Some TeX Developments

December 9, 2018

Floating point calculations in LaTeX

TeX does not include any ‘native’ support for floating point calculations, but that has not stopped lots of (La)TeX users wanting to do sums (and more complicated things) in their document. As TeX is Turing complete, it’s not a surprise that there are several ways to implement calculations. For end users, the differences between these are not important: what is key is what to use. Here, I’ll give a bit of background, look at the various possibilities, then move on to give a recommendation.

December 6, 2018

Bringing XeTeX into line

In parallel with work on the \expanded primitive, I’ve been working recently on bringing the ‘utility’ primitives in XeTeX into line with those in pdfTeX, pTeX and upTeX.

December 6, 2018

A 'new' primitive: \expanded

In recent years, development of pdfTeX has been very limited, with the v1.40 branch now being around for over 10 years. However, in the past there were plans for a v1.50 branch, and some code was actually written. One primitive that was fully coded-up at that time was \expanded. The idea of this is pretty simple: it carries out full expansion like \message (and almost) like \edef), but it is still expandable. For example, try

November 26, 2018

Blog on the move

I’ve been writing Some TeX Developments for ten years now, starting off on WordPress.com before moving to a self-hosted WordPress set up. All of this time, I’ve stuck with WordPress as it’s a very powerful and flexible system. However, it’s got some downsides too. In particular, as it is dynamic, database-driven, system, the pages are created each time someone requests them. That’s great for things like supporting comments, but it means there’s a non-trivial amount of work done each time someone views a page. That turns into a real cost when you are paying for your own hosting. My most recent hosts were really good for support, but I needed enough CPU cycles to push me into the ‘non-trivial’ cost bracket. At the same time, a dynamic site means that there’s always a security risk.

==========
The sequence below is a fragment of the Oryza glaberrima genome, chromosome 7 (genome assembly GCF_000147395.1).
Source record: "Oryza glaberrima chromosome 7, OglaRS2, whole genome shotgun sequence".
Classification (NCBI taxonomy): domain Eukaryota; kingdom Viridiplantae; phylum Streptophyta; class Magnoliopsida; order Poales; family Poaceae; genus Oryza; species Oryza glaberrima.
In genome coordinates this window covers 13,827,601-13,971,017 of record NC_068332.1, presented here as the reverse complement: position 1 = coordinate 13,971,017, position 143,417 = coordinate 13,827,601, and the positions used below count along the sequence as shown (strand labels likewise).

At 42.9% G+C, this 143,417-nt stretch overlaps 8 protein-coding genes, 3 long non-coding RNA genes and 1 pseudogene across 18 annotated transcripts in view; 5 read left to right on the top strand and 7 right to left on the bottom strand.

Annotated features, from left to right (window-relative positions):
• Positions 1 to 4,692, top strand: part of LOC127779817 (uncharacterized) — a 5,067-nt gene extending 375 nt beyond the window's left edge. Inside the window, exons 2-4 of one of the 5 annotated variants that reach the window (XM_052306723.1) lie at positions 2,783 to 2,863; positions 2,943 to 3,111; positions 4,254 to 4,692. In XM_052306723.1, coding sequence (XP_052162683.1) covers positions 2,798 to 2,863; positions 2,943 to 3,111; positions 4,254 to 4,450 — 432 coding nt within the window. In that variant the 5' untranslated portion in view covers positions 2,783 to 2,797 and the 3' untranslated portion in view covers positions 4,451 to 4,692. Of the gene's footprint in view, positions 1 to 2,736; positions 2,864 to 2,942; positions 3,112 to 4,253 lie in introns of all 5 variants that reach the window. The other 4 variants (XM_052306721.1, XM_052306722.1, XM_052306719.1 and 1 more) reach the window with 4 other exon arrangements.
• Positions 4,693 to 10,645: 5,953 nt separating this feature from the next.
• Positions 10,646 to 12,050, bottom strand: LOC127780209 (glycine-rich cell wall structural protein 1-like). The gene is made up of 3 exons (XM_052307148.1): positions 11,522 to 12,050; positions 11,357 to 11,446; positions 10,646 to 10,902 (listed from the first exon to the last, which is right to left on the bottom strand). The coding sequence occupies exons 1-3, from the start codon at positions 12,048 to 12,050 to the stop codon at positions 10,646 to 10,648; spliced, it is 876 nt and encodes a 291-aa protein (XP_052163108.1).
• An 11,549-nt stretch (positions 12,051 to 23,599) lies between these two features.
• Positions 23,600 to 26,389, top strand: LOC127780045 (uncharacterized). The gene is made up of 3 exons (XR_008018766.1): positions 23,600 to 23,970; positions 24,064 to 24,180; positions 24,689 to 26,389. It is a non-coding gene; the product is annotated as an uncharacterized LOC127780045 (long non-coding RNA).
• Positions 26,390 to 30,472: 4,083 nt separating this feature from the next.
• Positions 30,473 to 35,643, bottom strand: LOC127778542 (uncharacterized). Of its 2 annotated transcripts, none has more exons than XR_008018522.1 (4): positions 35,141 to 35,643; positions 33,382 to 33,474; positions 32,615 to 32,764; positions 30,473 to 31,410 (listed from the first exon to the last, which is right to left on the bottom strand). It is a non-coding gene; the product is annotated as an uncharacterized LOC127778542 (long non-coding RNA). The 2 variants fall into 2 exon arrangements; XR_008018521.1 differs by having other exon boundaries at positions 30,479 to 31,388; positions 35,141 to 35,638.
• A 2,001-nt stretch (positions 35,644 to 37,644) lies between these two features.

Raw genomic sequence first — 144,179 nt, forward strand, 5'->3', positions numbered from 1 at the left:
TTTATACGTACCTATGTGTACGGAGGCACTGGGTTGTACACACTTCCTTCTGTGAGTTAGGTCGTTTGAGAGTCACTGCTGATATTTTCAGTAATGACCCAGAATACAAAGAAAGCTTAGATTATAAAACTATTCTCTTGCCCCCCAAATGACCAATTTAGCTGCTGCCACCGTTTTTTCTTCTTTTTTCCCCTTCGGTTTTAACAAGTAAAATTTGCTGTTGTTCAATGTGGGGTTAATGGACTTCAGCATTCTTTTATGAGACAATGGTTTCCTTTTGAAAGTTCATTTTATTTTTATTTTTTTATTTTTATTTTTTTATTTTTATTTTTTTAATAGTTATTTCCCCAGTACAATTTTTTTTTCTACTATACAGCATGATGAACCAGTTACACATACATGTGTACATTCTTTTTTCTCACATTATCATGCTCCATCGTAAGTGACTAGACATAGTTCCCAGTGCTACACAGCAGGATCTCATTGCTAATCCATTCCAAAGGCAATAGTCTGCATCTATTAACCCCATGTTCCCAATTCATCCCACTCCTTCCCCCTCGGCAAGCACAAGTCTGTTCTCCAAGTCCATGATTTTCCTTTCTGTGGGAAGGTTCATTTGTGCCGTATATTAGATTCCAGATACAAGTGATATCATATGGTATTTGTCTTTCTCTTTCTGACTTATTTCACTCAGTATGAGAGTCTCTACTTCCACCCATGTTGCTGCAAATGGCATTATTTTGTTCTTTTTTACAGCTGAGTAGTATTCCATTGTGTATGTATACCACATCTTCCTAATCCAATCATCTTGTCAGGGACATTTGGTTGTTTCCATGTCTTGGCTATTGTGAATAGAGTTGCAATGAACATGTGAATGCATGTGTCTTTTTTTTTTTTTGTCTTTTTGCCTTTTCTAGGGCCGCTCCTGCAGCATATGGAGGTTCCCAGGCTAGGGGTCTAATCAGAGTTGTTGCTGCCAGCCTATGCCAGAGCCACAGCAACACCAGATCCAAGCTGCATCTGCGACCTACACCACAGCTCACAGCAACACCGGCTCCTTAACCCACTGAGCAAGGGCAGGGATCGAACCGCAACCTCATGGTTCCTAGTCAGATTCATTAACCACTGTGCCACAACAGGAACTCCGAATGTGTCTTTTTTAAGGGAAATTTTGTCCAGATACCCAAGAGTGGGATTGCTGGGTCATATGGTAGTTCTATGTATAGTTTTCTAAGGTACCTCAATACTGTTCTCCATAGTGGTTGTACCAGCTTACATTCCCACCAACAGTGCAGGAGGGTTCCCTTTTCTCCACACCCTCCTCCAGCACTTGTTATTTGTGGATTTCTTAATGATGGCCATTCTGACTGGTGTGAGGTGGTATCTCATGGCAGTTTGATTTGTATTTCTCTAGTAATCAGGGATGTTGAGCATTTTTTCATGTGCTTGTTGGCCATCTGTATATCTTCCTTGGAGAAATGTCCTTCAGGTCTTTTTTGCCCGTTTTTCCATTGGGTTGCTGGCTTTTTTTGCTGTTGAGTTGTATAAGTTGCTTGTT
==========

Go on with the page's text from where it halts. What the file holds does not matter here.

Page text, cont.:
October 20, 2018

TUGboat goes (almost) open access

Members of TUG might have seen a survey from the Board asking about the status of TUGboat. To date, the journal issues have been available online one year after publications. The Board were interested in how going open-access would affect the number of members.

July 22, 2018

TUG2018: Day three

The final day of TUG2018 followed the conference banquet, which of course meant that there were a few tired (or missing!) delegates.

July 21, 2018

TUG2018: Day Two

The second day of TUG2018 picked up with a few announcements for those us here at IMPA, before we moved on to the business end.

July 20, 2018

TUG2018: Day one

Most of the foreign delegates for TUG2018 met up by last night at the conference hotel, and chats over breakfast continued. Then it was down to the minibus to head to the venue, IMPA.

July 19, 2018

TUG2018 Preview

The TUG2018 meeting starts tomorrow in Rio de Janerio, Brazil, and the delegates have begun to collect together (many of us are staying at the Everest Rio Hotel). I’ll be trying to write up notes each day to summarise the talks, discussions, etc., but you’ll also be able to watch live. There’s also a chat room on TeX StackExchange dedicated to the meeting.

June 3, 2018

The TeX Frequently Asked Question List: New hosting

The TeX Frequently Asked Question (FAQ) List has been a fixture of the TeX world for many years. It started out as a regular column in the (now dormant) UK-TUG journal Baskerville, before being taken up as an essentially one-person project by Robin Fairbairns.


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